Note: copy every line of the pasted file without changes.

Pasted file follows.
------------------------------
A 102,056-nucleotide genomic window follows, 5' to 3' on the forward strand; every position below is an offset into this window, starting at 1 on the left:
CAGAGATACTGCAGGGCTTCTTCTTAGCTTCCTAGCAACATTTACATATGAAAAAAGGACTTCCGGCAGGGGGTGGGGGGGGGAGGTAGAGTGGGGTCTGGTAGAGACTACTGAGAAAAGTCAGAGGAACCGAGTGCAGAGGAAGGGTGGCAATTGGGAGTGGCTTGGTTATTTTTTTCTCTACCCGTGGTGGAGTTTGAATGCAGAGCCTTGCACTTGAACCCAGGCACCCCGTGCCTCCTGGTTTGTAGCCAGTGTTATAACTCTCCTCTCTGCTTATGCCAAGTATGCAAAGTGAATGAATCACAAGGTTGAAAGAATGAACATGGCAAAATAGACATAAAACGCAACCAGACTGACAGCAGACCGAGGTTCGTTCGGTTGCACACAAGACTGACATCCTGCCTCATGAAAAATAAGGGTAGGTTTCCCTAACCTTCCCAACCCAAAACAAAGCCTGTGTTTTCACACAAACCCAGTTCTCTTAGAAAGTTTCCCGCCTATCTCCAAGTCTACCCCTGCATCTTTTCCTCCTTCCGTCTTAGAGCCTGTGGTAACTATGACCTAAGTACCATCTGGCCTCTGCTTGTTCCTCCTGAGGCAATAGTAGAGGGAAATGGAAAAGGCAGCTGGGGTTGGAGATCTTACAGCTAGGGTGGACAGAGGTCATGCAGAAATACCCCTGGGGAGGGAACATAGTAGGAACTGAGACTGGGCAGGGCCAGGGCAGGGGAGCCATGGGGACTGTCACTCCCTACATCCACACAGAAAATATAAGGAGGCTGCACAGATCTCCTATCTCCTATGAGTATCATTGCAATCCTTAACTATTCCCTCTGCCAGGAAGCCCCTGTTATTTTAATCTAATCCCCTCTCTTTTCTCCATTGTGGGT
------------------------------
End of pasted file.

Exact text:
A 102,056-nucleotide genomic window follows, 5' to 3' on the forward strand; every position below is an offset into this window, starting at 1 on the left:
CAGAGATACTGCAGGGCTTCTTCTTAGCTTCCTAGCAACATTTACATATGAAAAAAGGACTTCCGGCAGGGGGTGGGGGGGGGAGGTAGAGTGGGGTCTGGTAGAGACTACTGAGAAAAGTCAGAGGAACCGAGTGCAGAGGAAGGGTGGCAATTGGGAGTGGCTTGGTTATTTTTTTCTCTACCCGTGGTGGAGTTTGAATGCAGAGCCTTGCACTTGAACCCAGGCACCCCGTGCCTCCTGGTTTGTAGCCAGTGTTATAACTCTCCTCTCTGCTTATGCCAAGTATGCAAAGTGAATGAATCACAAGGTTGAAAGAATGAACATGGCAAAATAGACATAAAACGCAACCAGACTGACAGCAGACCGAGGTTCGTTCGGTTGCACACAAGACTGACATCCTGCCTCATGAAAAATAAGGGTAGGTTTCCCTAACCTTCCCAACCCAAAACAAAGCCTGTGTTTTCACACAAACCCAGTTCTCTTAGAAAGTTTCCCGCCTATCTCCAAGTCTACCCCTGCATCTTTTCCTCCTTCCGTCTTAGAGCCTGTGGTAACTATGACCTAAGTACCATCTGGCCTCTGCTTGTTCCTCCTGAGGCAATAGTAGAGGGAAATGGAAAAGGCAGCTGGGGTTGGAGATCTTACAGCTAGGGTGGACAGAGGTCATGCAGAAATACCCCTGGGGAGGGAACATAGTAGGAACTGAGACTGGGCAGGGCCAGGGCAGGGGAGCCATGGGGACTGTCACTCCCTACATCCACACAGAAAATATAAGGAGGCTGCACAGATCTCCTATCTCCTATGAGTATCATTGCAATCCTTAACTATTCCCTCTGCCAGGAAGCCCCTGTTATTTTAATCTAATCCCCTCTCTTTTCTCCATTGTGGGT